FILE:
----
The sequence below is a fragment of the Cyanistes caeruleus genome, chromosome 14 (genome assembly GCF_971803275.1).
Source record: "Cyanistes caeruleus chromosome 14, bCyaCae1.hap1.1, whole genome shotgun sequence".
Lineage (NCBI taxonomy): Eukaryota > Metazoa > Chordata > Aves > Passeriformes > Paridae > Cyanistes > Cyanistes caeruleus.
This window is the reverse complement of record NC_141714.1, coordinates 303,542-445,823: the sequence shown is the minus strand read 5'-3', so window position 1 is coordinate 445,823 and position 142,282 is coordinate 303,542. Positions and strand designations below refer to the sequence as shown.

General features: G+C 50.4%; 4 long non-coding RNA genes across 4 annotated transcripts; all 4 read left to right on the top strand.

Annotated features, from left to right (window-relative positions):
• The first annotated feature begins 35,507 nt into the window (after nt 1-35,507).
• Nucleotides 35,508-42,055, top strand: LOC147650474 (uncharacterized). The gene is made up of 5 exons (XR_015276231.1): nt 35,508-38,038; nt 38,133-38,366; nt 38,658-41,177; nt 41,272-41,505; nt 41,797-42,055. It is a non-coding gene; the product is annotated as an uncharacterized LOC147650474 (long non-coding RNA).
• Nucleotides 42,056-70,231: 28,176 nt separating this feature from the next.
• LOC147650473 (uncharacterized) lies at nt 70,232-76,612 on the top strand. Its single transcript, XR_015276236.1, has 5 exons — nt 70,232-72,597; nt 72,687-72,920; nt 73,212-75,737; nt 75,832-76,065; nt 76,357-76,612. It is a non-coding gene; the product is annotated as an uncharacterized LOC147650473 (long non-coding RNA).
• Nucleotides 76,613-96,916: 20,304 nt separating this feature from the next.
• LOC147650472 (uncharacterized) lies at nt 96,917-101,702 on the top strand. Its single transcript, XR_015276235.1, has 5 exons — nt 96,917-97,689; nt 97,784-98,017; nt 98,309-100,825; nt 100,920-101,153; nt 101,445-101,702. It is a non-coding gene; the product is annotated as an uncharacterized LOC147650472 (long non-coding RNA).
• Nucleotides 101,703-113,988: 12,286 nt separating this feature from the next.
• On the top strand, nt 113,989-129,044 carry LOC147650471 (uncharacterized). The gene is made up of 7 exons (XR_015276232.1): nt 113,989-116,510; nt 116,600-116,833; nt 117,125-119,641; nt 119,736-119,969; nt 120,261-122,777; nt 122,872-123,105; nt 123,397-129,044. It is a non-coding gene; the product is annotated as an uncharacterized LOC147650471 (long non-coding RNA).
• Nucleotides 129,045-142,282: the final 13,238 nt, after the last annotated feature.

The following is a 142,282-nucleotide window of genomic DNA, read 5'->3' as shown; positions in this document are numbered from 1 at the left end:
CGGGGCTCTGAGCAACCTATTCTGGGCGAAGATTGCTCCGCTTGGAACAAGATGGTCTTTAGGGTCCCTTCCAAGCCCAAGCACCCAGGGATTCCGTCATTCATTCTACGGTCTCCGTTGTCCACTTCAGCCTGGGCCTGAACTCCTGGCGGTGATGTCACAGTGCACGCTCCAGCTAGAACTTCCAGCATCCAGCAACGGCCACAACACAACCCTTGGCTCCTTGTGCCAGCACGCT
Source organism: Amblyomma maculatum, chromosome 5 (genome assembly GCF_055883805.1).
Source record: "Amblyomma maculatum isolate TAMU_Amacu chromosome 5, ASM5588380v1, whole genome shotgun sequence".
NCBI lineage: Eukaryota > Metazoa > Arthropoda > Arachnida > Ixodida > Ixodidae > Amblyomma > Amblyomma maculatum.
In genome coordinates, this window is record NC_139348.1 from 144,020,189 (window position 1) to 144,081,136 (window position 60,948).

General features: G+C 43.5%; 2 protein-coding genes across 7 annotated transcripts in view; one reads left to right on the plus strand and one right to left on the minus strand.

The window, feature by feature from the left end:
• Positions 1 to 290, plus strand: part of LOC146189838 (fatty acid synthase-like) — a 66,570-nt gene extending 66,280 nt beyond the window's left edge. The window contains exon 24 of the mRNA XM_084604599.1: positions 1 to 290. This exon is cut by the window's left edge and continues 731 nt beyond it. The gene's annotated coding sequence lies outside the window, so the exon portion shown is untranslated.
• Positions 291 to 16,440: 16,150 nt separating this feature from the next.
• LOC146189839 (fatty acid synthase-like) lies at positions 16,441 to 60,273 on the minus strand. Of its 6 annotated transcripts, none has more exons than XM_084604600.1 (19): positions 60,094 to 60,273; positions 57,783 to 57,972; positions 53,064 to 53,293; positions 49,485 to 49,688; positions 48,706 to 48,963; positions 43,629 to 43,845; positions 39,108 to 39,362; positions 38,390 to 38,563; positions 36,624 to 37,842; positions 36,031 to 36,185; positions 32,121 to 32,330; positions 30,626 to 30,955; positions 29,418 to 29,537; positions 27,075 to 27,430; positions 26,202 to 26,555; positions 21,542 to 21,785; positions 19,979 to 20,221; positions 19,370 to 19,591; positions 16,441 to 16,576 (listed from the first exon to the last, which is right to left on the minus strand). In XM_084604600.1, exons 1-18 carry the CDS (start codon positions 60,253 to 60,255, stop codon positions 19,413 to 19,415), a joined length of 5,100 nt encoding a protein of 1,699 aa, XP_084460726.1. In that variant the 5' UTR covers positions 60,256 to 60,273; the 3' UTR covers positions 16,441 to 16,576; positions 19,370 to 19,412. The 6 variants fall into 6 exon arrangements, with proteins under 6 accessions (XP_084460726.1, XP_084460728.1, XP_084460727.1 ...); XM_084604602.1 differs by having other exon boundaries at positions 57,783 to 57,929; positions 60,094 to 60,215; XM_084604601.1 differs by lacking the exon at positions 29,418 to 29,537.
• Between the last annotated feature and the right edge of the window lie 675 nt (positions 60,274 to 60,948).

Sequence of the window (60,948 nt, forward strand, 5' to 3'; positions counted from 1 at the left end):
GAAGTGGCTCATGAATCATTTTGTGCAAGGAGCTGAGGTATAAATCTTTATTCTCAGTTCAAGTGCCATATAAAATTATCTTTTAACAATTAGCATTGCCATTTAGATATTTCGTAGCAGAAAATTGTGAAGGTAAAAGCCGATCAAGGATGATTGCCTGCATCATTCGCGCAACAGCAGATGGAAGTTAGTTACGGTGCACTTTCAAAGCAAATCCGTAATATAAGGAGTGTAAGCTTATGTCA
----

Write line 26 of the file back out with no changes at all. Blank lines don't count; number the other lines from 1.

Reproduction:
• LOC146189839 (fatty acid synthase-like) lies at positions 16,441 to 60,273 on the minus strand. Of its 6 annotated transcripts, none has more exons than XM_084604600.1 (19): positions 60,094 to 60,273; positions 57,783 to 57,972; positions 53,064 to 53,293; positions 49,485 to 49,688; positions 48,706 to 48,963; positions 43,629 to 43,845; positions 39,108 to 39,362; positions 38,390 to 38,563; positions 36,624 to 37,842; positions 36,031 to 36,185; positions 32,121 to 32,330; positions 30,626 to 30,955; positions 29,418 to 29,537; positions 27,075 to 27,430; positions 26,202 to 26,555; positions 21,542 to 21,785; positions 19,979 to 20,221; positions 19,370 to 19,591; positions 16,441 to 16,576 (listed from the first exon to the last, which is right to left on the minus strand). In XM_084604600.1, exons 1-18 carry the CDS (start codon positions 60,253 to 60,255, stop codon positions 19,413 to 19,415), a joined length of 5,100 nt encoding a protein of 1,699 aa, XP_084460726.1. In that variant the 5' UTR covers positions 60,256 to 60,273; the 3' UTR covers positions 16,441 to 16,576; positions 19,370 to 19,412. The 6 variants fall into 6 exon arrangements, with proteins under 6 accessions (XP_084460726.1, XP_084460728.1, XP_084460727.1 ...); XM_084604602.1 differs by having other exon boundaries at positions 57,783 to 57,929; positions 60,094 to 60,215; XM_084604601.1 differs by lacking the exon at positions 29,418 to 29,537.